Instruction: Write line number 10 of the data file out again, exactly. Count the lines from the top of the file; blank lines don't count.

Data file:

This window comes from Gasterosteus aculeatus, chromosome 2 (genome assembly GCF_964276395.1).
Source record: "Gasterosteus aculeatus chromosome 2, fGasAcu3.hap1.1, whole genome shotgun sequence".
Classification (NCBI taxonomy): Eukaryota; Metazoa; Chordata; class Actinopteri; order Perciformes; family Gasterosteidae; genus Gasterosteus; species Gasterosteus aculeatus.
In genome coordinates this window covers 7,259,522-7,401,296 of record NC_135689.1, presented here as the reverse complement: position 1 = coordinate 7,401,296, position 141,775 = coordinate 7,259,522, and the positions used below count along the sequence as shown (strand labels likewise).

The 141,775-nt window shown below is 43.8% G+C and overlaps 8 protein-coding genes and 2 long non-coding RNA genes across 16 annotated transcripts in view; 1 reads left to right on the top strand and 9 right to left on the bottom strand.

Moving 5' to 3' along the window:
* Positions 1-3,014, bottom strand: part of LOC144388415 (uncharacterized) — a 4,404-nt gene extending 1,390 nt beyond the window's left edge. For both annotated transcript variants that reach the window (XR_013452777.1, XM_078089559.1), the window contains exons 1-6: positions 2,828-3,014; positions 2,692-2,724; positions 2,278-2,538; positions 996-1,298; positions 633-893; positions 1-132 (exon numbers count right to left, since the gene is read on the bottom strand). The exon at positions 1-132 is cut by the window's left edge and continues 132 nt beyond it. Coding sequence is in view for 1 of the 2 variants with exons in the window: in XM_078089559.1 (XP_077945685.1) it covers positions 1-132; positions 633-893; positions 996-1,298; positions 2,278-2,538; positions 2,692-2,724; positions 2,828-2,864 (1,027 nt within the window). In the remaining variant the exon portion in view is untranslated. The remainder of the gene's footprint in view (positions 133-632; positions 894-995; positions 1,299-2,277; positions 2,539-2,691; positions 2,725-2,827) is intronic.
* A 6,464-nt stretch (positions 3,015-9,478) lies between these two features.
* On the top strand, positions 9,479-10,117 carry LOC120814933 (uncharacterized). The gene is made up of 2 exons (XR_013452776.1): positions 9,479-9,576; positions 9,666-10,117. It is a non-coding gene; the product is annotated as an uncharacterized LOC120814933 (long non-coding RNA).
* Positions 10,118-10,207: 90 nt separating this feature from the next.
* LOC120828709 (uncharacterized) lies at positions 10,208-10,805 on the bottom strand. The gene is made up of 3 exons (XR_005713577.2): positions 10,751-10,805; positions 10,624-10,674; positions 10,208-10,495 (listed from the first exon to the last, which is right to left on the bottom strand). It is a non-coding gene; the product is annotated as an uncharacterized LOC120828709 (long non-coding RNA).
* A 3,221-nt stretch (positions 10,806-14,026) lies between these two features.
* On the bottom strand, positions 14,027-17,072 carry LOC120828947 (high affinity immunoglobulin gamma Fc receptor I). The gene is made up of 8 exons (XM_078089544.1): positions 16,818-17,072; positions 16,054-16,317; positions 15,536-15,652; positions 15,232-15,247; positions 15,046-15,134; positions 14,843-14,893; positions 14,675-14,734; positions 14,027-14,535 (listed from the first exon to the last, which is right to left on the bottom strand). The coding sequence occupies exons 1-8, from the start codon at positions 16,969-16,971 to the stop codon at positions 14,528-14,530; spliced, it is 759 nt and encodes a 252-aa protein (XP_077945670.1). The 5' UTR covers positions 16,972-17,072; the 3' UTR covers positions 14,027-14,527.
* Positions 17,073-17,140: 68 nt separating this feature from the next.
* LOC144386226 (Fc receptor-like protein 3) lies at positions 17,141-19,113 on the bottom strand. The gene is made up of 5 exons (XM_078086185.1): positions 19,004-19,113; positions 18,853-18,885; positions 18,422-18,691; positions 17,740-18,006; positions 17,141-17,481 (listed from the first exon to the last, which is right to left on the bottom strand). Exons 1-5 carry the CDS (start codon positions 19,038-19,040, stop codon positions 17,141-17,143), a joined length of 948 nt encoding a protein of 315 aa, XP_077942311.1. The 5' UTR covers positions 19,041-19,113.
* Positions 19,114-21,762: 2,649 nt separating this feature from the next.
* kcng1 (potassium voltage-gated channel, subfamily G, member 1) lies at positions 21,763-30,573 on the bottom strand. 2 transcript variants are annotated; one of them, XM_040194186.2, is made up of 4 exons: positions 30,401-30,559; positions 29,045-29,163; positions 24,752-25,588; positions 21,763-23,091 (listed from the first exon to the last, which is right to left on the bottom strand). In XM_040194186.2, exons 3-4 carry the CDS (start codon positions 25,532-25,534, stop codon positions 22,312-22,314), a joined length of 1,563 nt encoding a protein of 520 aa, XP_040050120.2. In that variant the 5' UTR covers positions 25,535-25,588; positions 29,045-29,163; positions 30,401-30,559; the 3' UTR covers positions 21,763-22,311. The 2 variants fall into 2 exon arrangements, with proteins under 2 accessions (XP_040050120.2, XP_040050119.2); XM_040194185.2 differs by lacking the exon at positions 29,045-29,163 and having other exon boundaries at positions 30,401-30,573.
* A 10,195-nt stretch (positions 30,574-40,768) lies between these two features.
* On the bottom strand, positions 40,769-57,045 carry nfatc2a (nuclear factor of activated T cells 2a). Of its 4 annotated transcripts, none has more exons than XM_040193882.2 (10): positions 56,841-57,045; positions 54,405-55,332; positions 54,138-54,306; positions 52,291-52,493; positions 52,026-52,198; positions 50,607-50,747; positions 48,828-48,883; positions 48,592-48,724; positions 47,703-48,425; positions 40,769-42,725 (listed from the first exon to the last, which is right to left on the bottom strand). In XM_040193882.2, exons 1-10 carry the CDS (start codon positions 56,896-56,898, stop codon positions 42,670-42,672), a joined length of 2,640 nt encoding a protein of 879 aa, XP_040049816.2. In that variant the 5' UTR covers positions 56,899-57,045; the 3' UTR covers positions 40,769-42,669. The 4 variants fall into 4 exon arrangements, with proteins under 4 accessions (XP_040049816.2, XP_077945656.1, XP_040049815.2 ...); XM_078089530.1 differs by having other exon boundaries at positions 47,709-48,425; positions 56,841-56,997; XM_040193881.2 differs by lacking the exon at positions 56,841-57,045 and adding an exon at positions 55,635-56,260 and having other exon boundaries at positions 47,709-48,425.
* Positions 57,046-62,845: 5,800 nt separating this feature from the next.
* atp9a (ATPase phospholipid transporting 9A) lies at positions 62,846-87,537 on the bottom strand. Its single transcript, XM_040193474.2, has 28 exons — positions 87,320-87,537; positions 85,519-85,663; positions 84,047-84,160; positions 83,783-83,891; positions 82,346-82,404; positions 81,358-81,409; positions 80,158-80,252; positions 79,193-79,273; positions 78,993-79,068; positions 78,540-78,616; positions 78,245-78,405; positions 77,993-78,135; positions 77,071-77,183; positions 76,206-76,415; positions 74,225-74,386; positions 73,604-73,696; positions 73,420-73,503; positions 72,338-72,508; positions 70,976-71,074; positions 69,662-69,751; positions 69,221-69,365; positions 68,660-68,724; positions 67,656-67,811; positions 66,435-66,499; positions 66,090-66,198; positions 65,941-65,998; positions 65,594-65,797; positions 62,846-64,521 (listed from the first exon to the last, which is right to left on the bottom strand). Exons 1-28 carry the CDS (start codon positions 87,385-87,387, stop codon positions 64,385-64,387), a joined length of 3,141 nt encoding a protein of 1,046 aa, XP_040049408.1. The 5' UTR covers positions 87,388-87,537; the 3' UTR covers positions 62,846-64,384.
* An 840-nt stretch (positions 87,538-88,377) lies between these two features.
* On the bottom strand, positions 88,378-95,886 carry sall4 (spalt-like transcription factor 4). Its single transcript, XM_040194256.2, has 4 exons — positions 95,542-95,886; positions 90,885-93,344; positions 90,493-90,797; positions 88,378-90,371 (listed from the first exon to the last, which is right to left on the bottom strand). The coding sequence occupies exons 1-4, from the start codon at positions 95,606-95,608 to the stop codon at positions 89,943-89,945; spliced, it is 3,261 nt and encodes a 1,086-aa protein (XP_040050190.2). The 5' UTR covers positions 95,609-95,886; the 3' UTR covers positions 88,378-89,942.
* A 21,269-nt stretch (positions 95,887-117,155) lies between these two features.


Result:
* Positions 10,118-10,207: 90 nt separating this feature from the next.